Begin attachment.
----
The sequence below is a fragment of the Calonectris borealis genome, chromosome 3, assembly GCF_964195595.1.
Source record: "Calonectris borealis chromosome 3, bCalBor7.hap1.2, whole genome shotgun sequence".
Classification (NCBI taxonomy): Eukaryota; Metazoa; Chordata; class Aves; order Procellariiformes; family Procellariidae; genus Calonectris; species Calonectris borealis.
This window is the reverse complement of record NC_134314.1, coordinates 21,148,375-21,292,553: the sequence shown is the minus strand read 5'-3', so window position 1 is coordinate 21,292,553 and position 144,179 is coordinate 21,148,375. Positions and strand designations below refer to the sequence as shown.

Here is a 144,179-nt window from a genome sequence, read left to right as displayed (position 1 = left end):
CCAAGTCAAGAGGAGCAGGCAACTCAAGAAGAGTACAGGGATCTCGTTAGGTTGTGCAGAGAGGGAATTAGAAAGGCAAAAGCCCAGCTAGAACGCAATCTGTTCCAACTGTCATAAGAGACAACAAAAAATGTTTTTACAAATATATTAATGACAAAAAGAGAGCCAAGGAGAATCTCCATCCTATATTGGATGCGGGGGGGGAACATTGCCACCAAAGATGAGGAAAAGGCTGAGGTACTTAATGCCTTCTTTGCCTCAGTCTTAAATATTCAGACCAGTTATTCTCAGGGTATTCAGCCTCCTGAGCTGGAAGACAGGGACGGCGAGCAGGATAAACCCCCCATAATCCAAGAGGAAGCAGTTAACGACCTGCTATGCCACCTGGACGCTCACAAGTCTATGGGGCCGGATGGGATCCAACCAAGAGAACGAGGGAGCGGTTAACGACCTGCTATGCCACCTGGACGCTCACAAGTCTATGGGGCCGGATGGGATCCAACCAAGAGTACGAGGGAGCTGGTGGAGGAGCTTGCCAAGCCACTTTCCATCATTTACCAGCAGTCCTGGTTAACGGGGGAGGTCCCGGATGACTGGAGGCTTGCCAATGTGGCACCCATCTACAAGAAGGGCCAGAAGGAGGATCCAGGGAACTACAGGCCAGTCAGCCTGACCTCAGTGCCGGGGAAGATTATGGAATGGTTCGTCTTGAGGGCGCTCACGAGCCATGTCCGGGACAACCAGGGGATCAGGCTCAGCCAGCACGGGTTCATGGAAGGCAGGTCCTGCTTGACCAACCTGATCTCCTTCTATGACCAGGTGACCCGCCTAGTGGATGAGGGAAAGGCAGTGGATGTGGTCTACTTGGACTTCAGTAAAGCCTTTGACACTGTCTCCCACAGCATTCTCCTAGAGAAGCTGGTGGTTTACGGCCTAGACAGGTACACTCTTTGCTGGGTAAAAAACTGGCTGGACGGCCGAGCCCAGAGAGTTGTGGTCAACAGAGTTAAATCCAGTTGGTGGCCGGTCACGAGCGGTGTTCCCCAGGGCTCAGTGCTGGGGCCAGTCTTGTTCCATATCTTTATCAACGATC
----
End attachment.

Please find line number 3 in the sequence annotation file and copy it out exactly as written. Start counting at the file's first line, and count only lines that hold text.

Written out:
Classification (NCBI taxonomy): Eukaryota; Metazoa; Chordata; class Aves; order Procellariiformes; family Procellariidae; genus Calonectris; species Calonectris borealis.